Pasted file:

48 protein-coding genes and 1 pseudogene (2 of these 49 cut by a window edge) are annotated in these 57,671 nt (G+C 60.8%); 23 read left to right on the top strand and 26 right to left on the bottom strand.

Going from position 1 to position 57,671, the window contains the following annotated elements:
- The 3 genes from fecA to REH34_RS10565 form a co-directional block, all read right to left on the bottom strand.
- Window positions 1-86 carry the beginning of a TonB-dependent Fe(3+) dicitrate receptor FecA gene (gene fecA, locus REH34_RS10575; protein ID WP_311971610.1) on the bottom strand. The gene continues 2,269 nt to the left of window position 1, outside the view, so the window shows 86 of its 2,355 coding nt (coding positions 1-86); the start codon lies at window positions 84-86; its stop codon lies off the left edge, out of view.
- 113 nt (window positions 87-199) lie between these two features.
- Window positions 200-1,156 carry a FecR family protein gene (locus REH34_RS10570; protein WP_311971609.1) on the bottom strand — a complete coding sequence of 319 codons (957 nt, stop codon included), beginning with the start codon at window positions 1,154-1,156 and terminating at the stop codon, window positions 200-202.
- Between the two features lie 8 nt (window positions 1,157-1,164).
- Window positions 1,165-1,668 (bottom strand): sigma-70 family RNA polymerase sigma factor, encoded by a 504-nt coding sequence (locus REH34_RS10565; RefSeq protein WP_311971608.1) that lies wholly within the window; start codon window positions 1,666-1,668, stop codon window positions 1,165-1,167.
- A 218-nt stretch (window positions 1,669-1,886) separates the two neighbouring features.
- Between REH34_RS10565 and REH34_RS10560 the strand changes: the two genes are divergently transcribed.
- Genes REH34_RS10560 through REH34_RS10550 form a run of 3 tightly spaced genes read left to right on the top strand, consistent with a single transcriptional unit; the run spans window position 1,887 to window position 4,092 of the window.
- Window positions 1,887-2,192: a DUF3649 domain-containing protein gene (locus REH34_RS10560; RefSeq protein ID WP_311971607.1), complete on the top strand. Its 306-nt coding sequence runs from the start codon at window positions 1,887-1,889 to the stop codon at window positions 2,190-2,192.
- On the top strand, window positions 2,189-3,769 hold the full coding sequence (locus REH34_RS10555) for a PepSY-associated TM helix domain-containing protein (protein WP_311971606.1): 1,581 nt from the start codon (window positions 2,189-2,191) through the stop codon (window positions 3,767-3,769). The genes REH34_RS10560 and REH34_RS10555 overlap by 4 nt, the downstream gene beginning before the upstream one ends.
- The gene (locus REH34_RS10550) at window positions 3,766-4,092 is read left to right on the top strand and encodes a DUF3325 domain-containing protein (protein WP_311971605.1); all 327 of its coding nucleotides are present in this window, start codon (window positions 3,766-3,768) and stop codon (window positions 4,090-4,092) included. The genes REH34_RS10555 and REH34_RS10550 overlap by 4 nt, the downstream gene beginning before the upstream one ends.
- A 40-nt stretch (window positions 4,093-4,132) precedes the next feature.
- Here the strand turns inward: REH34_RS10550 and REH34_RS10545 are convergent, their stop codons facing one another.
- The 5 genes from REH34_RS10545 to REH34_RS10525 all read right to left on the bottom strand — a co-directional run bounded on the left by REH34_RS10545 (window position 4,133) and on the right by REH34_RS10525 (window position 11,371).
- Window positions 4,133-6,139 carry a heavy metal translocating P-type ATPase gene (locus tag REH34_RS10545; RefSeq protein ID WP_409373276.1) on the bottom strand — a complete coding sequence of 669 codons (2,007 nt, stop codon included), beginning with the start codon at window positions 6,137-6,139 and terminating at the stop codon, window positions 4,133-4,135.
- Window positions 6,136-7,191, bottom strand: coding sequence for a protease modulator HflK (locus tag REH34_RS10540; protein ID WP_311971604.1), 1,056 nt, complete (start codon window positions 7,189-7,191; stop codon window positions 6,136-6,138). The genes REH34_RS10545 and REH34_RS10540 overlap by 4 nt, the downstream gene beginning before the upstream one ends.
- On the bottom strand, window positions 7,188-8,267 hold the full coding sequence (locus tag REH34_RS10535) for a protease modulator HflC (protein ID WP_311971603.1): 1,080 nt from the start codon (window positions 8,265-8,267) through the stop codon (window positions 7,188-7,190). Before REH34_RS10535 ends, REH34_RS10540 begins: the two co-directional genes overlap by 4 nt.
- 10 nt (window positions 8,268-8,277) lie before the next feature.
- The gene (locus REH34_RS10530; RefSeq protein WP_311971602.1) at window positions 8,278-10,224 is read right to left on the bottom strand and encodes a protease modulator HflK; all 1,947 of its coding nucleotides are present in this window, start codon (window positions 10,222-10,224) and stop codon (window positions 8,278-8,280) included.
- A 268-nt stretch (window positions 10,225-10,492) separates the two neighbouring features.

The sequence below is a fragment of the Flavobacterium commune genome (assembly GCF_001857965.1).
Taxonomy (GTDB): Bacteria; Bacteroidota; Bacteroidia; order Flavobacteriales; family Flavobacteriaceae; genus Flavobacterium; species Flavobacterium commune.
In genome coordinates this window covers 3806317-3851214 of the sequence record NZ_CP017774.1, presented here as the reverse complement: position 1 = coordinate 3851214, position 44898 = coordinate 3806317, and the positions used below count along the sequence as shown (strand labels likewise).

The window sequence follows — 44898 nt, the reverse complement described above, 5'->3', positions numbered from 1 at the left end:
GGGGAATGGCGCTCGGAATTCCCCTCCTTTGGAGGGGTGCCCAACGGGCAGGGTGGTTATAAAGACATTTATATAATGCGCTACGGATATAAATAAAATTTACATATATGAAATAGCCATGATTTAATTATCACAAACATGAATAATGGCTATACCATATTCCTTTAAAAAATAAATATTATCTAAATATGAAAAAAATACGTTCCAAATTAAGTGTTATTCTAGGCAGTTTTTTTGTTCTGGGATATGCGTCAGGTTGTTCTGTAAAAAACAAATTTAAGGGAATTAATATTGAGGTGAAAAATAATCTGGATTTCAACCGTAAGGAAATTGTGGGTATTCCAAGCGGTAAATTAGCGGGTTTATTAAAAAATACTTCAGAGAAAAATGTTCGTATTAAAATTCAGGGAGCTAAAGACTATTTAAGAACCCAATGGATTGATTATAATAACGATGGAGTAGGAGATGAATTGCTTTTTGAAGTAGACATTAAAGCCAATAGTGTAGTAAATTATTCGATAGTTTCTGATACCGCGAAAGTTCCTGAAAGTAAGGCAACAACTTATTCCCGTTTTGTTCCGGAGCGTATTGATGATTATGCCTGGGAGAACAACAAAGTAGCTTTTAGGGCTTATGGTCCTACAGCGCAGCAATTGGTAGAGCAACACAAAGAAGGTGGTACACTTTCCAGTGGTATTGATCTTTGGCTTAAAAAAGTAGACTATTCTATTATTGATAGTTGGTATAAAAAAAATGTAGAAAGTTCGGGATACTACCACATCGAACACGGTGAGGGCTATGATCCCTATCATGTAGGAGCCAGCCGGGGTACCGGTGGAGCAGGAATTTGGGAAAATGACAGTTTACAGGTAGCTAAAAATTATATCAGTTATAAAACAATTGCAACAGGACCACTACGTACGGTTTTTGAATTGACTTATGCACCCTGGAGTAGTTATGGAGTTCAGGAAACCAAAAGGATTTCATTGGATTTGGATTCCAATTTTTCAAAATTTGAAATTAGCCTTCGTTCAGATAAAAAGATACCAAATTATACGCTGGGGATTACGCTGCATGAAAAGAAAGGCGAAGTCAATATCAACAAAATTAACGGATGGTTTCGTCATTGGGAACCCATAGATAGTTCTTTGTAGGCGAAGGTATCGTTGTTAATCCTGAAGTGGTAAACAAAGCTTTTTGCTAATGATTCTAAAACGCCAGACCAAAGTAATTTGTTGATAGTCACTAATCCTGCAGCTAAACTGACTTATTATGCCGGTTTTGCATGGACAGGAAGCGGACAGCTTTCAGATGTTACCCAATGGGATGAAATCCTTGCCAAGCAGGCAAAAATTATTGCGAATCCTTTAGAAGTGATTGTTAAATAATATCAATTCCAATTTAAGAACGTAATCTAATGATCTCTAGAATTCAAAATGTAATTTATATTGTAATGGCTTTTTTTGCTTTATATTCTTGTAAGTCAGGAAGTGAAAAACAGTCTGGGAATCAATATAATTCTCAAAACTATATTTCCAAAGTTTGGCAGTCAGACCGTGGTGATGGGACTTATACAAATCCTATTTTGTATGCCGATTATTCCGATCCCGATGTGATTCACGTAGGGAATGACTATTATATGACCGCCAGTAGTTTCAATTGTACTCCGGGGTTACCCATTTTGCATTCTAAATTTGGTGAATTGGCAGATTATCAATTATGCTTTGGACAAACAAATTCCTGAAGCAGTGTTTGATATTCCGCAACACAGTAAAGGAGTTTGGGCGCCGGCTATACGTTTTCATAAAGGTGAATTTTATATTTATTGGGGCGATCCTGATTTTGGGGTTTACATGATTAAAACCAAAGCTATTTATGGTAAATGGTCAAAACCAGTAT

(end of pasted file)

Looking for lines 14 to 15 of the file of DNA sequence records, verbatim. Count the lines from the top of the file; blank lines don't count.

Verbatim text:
- The gene (locus REH34_RS10550) at window positions 3,766-4,092 is read left to right on the top strand and encodes a DUF3325 domain-containing protein (protein WP_311971605.1); all 327 of its coding nucleotides are present in this window, start codon (window positions 3,766-3,768) and stop codon (window positions 4,090-4,092) included. The genes REH34_RS10555 and REH34_RS10550 overlap by 4 nt, the downstream gene beginning before the upstream one ends.
- A 40-nt stretch (window positions 4,093-4,132) precedes the next feature.